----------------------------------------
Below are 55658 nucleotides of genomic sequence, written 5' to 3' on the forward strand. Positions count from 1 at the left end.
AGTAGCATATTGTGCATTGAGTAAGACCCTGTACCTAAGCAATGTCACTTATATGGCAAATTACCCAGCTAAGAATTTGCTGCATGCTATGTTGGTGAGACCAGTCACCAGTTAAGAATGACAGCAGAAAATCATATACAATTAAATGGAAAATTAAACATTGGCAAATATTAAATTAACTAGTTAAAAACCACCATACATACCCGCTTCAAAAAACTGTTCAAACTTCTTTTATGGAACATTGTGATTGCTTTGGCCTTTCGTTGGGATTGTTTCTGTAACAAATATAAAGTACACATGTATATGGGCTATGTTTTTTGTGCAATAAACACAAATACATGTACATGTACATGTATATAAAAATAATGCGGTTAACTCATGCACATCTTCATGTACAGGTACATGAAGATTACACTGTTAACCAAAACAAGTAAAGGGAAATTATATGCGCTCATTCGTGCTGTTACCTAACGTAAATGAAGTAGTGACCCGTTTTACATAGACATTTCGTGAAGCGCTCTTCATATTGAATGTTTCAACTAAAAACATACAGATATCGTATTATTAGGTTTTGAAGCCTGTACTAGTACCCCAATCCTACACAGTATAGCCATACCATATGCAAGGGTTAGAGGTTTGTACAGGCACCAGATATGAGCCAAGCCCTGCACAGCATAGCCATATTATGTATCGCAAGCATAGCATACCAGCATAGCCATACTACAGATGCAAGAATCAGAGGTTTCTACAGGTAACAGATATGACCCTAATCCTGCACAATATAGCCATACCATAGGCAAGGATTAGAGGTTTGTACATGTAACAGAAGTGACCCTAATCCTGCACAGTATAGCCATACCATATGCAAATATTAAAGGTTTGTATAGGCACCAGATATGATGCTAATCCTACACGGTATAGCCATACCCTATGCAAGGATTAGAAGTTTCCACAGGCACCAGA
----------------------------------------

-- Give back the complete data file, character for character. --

Below are 55658 nucleotides of genomic sequence, written 5' to 3' on the forward strand. Positions count from 1 at the left end.
AGTAGCATATTGTGCATTGAGTAAGACCCTGTACCTAAGCAATGTCACTTATATGGCAAATTACCCAGCTAAGAATTTGCTGCATGCTATGTTGGTGAGACCAGTCACCAGTTAAGAATGACAGCAGAAAATCATATACAATTAAATGGAAAATTAAACATTGGCAAATATTAAATTAACTAGTTAAAAACCACCATACATACCCGCTTCAAAAAACTGTTCAAACTTCTTTTATGGAACATTGTGATTGCTTTGGCCTTTCGTTGGGATTGTTTCTGTAACAAATATAAAGTACACATGTATATGGGCTATGTTTTTTGTGCAATAAACACAAATACATGTACATGTACATGTATATAAAAATAATGCGGTTAACTCATGCACATCTTCATGTACAGGTACATGAAGATTACACTGTTAACCAAAACAAGTAAAGGGAAATTATATGCGCTCATTCGTGCTGTTACCTAACGTAAATGAAGTAGTGACCCGTTTTACATAGACATTTCGTGAAGCGCTCTTCATATTGAATGTTTCAACTAAAAACATACAGATATCGTATTATTAGGTTTTGAAGCCTGTACTAGTACCCCAATCCTACACAGTATAGCCATACCATATGCAAGGGTTAGAGGTTTGTACAGGCACCAGATATGAGCCAAGCCCTGCACAGCATAGCCATATTATGTATCGCAAGCATAGCATACCAGCATAGCCATACTACAGATGCAAGAATCAGAGGTTTCTACAGGTAACAGATATGACCCTAATCCTGCACAATATAGCCATACCATAGGCAAGGATTAGAGGTTTGTACATGTAACAGAAGTGACCCTAATCCTGCACAGTATAGCCATACCATATGCAAATATTAAAGGTTTGTATAGGCACCAGATATGATGCTAATCCTACACGGTATAGCCATACCCTATGCAAGGATTAGAAGTTTCCACAGGCACCAGA